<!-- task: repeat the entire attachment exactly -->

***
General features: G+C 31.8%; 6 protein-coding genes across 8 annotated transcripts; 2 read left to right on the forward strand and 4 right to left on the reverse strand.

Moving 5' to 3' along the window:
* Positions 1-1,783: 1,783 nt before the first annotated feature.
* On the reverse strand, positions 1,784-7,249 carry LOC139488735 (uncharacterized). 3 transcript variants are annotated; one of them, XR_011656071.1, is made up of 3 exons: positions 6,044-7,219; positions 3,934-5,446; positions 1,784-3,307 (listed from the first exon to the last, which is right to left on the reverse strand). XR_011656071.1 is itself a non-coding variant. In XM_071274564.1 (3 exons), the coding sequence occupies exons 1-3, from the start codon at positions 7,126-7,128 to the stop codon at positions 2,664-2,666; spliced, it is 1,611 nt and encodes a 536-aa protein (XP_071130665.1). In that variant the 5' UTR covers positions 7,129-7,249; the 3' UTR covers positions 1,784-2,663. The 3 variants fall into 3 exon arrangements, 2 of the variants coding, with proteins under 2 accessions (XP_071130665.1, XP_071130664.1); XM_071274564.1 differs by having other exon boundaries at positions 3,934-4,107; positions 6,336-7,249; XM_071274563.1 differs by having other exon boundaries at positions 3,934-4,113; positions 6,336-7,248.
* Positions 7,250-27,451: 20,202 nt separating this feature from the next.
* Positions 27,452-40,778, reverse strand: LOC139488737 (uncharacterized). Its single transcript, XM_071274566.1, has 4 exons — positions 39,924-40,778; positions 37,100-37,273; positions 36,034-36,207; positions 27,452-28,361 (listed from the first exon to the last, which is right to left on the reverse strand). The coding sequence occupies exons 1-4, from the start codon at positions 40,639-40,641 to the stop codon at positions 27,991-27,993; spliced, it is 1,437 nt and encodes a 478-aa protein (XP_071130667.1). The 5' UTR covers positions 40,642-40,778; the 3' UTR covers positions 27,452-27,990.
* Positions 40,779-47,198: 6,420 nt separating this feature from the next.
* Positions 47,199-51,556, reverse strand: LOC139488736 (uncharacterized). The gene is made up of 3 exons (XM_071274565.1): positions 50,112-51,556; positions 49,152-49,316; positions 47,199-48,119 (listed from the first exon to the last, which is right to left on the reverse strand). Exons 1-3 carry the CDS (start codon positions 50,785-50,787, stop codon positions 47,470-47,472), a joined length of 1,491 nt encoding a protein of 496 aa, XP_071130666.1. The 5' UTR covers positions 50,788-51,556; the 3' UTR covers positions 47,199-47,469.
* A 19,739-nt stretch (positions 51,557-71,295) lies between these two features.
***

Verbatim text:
General features: G+C 31.8%; 6 protein-coding genes across 8 annotated transcripts; 2 read left to right on the forward strand and 4 right to left on the reverse strand.

Moving 5' to 3' along the window:
* Positions 1-1,783: 1,783 nt before the first annotated feature.
* On the reverse strand, positions 1,784-7,249 carry LOC139488735 (uncharacterized). 3 transcript variants are annotated; one of them, XR_011656071.1, is made up of 3 exons: positions 6,044-7,219; positions 3,934-5,446; positions 1,784-3,307 (listed from the first exon to the last, which is right to left on the reverse strand). XR_011656071.1 is itself a non-coding variant. In XM_071274564.1 (3 exons), the coding sequence occupies exons 1-3, from the start codon at positions 7,126-7,128 to the stop codon at positions 2,664-2,666; spliced, it is 1,611 nt and encodes a 536-aa protein (XP_071130665.1). In that variant the 5' UTR covers positions 7,129-7,249; the 3' UTR covers positions 1,784-2,663. The 3 variants fall into 3 exon arrangements, 2 of the variants coding, with proteins under 2 accessions (XP_071130665.1, XP_071130664.1); XM_071274564.1 differs by having other exon boundaries at positions 3,934-4,107; positions 6,336-7,249; XM_071274563.1 differs by having other exon boundaries at positions 3,934-4,113; positions 6,336-7,248.
* Positions 7,250-27,451: 20,202 nt separating this feature from the next.
* Positions 27,452-40,778, reverse strand: LOC139488737 (uncharacterized). Its single transcript, XM_071274566.1, has 4 exons — positions 39,924-40,778; positions 37,100-37,273; positions 36,034-36,207; positions 27,452-28,361 (listed from the first exon to the last, which is right to left on the reverse strand). The coding sequence occupies exons 1-4, from the start codon at positions 40,639-40,641 to the stop codon at positions 27,991-27,993; spliced, it is 1,437 nt and encodes a 478-aa protein (XP_071130667.1). The 5' UTR covers positions 40,642-40,778; the 3' UTR covers positions 27,452-27,990.
* Positions 40,779-47,198: 6,420 nt separating this feature from the next.
* Positions 47,199-51,556, reverse strand: LOC139488736 (uncharacterized). The gene is made up of 3 exons (XM_071274565.1): positions 50,112-51,556; positions 49,152-49,316; positions 47,199-48,119 (listed from the first exon to the last, which is right to left on the reverse strand). Exons 1-3 carry the CDS (start codon positions 50,785-50,787, stop codon positions 47,470-47,472), a joined length of 1,491 nt encoding a protein of 496 aa, XP_071130666.1. The 5' UTR covers positions 50,788-51,556; the 3' UTR covers positions 47,199-47,469.
* A 19,739-nt stretch (positions 51,557-71,295) lies between these two features.